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Re: [dom3core] getAttribute

From: Maciej Stachowiak <mjs@apple.com>
Date: Thu, 1 Dec 2005 23:30:48 -0800
Message-Id: <F23722BA-A42A-402E-A44B-FE9C2CEE6DB4@apple.com>
Cc: DOM mailing list <www-dom@w3.org>
To: Curt Arnold <carnold@houston.rr.com>

On Dec 1, 2005, at 8:07 AM, Curt Arnold wrote:

> A lot of good traffic on today.  Sorry I was asleep when much of it  
> happened and couldn't participate in real time.
> The DOM L1 test suite has a couple of tests that check for an empty  
> string return from getAttribute, specifically  
> elementgetelementempty, elementreplaceexistingattribute (and hc_  
> variants), and hc_elementremoveattribute.
> C++ bindings using STL strings are one instance of a language that  
> does not have distinct representation of a NULL string.
> There is a legitimate end-user benefit for non-dominant browsers to  
> conform the de-facto behavior when it deviates from the spec.   
> However, HTML browsers are only one class of apps that implement  
> the DOM spec.  If an errata was issued that made null a valid  
> return value for getAttribute, Java code that depended on the  
> behavior in the recommendation could break with a new comformant  
> Java implementation that decided to return null instead of empty.

How about allowing null only for JavaScript implementations, then? It  
seems silly to make the spec incompatible with a vast body of  
existing JavaScript code for the sake of Java.

If the DOM intends to ignore browser-based implementation issues,  
then we'll have to conclude that our best alternative is to seek a  
different standards forum that cares (e.g. <http://whatwg.org/mailing- 

I will note that the CSS working group is much more flexible about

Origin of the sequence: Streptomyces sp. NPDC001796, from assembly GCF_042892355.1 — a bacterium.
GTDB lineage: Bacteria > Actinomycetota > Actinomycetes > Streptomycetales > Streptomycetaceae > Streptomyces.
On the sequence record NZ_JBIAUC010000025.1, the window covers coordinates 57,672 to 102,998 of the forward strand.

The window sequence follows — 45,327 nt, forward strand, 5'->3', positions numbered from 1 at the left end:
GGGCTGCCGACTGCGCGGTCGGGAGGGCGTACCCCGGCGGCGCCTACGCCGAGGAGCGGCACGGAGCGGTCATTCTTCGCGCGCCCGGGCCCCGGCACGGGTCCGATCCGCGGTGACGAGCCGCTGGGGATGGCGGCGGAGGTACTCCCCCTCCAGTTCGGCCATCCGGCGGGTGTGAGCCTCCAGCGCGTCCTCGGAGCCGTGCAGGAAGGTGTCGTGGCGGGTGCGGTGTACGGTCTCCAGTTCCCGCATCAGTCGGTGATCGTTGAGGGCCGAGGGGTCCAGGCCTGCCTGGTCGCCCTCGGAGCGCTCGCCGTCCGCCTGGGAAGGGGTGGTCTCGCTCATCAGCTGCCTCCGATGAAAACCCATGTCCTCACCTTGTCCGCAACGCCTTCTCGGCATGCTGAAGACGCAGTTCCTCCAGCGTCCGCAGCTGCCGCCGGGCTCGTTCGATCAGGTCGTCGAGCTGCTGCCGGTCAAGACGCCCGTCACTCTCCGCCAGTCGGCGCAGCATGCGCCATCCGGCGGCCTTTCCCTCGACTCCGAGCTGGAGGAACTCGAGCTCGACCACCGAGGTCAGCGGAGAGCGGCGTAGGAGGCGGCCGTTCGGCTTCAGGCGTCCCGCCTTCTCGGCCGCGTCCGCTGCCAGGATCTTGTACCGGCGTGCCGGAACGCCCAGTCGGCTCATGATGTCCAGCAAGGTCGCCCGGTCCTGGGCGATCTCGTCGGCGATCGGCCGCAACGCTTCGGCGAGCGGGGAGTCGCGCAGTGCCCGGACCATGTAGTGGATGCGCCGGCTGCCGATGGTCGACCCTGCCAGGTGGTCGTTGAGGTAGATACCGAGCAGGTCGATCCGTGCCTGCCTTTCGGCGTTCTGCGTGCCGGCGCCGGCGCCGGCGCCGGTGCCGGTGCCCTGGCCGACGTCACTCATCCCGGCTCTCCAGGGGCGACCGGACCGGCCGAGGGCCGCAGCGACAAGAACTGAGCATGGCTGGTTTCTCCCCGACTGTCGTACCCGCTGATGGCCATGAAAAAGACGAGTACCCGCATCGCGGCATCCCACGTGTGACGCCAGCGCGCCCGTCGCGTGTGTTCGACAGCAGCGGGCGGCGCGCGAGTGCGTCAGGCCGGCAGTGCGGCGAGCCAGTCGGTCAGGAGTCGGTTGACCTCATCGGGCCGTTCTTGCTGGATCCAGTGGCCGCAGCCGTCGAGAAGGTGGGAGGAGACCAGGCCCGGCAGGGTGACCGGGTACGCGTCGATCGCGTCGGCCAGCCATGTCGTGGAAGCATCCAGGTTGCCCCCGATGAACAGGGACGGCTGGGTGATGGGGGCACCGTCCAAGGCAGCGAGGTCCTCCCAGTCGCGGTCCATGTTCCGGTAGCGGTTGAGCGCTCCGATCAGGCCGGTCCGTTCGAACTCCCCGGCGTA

evolving the spec based on browser implementation experience. Note  
that CSS 2.1 actually removes entire features from CSS2.

> There may be some benefit from documenting where HTML+Javascript  
> implementations are known to deviate from the recommendation for  
> compatibility.  However, if something is done, it should be done in  
> a way that XHTML+Javascript or SVG+Javascript browsers are required  
> to follow the recommendation since there isn't a significant body  
> of existing script.

It seems like a recipe for disaster to have a subtle change of  
semantics like this between different documents. In particular, a  
browser may allow inserting SVG MathML elements into an HTML document  
via the DOM, or may import a node from an XHTML document into an HTML  
document via adoptNode - at this point should the semantics of  
getAttribute change? Requiring implementations to be inconsistent  
with themselves seems even worse than allowing inconsistency between  
different implementations.

Received on Friday, 2 December 2005 07:30:53 UTC

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